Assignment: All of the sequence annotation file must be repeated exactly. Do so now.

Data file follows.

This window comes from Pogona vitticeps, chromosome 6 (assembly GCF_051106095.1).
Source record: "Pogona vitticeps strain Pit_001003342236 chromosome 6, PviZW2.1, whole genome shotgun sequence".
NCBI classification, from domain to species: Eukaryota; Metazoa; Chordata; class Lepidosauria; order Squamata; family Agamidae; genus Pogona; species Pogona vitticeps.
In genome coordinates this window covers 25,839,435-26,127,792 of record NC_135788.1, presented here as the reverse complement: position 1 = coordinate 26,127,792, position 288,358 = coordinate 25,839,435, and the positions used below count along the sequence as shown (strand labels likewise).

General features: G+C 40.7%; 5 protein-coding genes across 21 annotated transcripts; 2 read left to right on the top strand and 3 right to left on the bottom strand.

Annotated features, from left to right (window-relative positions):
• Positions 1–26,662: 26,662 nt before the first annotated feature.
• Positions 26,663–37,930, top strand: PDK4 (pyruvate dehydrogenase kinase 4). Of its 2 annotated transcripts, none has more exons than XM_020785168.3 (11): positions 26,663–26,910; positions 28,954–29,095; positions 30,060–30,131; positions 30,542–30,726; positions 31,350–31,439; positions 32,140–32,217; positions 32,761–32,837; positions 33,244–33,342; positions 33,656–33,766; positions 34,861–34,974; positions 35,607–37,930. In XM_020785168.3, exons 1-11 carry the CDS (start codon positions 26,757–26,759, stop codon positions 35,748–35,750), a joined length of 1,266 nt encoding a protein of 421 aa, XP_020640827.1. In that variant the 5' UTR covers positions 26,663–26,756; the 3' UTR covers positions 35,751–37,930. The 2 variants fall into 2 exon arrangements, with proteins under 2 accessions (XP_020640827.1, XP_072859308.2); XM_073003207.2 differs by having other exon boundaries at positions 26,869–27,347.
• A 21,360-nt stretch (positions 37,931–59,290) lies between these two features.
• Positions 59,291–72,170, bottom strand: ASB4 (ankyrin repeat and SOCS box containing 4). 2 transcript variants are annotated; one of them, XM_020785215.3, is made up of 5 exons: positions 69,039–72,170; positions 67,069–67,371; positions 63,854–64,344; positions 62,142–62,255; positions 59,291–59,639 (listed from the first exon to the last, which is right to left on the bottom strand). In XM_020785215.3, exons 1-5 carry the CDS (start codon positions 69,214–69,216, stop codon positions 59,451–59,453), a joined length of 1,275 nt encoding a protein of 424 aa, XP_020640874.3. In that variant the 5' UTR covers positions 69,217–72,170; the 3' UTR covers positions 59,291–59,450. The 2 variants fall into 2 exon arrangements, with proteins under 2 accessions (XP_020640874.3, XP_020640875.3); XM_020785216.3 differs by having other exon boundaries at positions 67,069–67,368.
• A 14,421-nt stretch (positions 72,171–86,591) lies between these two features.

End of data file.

This window comes from Pogona vitticeps, chromosome 6 (assembly GCF_051106095.1).
Source record: "Pogona vitticeps strain Pit_001003342236 chromosome 6, PviZW2.1, whole genome shotgun sequence".
NCBI classification, from domain to species: Eukaryota; Metazoa; Chordata; class Lepidosauria; order Squamata; family Agamidae; genus Pogona; species Pogona vitticeps.
In genome coordinates this window covers 25,839,435-26,127,792 of record NC_135788.1, presented here as the reverse complement: position 1 = coordinate 26,127,792, position 288,358 = coordinate 25,839,435, and the positions used below count along the sequence as shown (strand labels likewise).

General features: G+C 40.7%; 5 protein-coding genes across 21 annotated transcripts; 2 read left to right on the top strand and 3 right to left on the bottom strand.

Annotated features, from left to right (window-relative positions):
• Positions 1–26,662: 26,662 nt before the first annotated feature.
• Positions 26,663–37,930, top strand: PDK4 (pyruvate dehydrogenase kinase 4). Of its 2 annotated transcripts, none has more exons than XM_020785168.3 (11): positions 26,663–26,910; positions 28,954–29,095; positions 30,060–30,131; positions 30,542–30,726; positions 31,350–31,439; positions 32,140–32,217; positions 32,761–32,837; positions 33,244–33,342; positions 33,656–33,766; positions 34,861–34,974; positions 35,607–37,930. In XM_020785168.3, exons 1-11 carry the CDS (start codon positions 26,757–26,759, stop codon positions 35,748–35,750), a joined length of 1,266 nt encoding a protein of 421 aa, XP_020640827.1. In that variant the 5' UTR covers positions 26,663–26,756; the 3' UTR covers positions 35,751–37,930. The 2 variants fall into 2 exon arrangements, with proteins under 2 accessions (XP_020640827.1, XP_072859308.2); XM_073003207.2 differs by having other exon boundaries at positions 26,869–27,347.
• A 21,360-nt stretch (positions 37,931–59,290) lies between these two features.
• Positions 59,291–72,170, bottom strand: ASB4 (ankyrin repeat and SOCS box containing 4). 2 transcript variants are annotated; one of them, XM_020785215.3, is made up of 5 exons: positions 69,039–72,170; positions 67,069–67,371; positions 63,854–64,344; positions 62,142–62,255; positions 59,291–59,639 (listed from the first exon to the last, which is right to left on the bottom strand). In XM_020785215.3, exons 1-5 carry the CDS (start codon positions 69,214–69,216, stop codon positions 59,451–59,453), a joined length of 1,275 nt encoding a protein of 424 aa, XP_020640874.3. In that variant the 5' UTR covers positions 69,217–72,170; the 3' UTR covers positions 59,291–59,450. The 2 variants fall into 2 exon arrangements, with proteins under 2 accessions (XP_020640874.3, XP_020640875.3); XM_020785216.3 differs by having other exon boundaries at positions 67,069–67,368.
• A 14,421-nt stretch (positions 72,171–86,591) lies between these two features.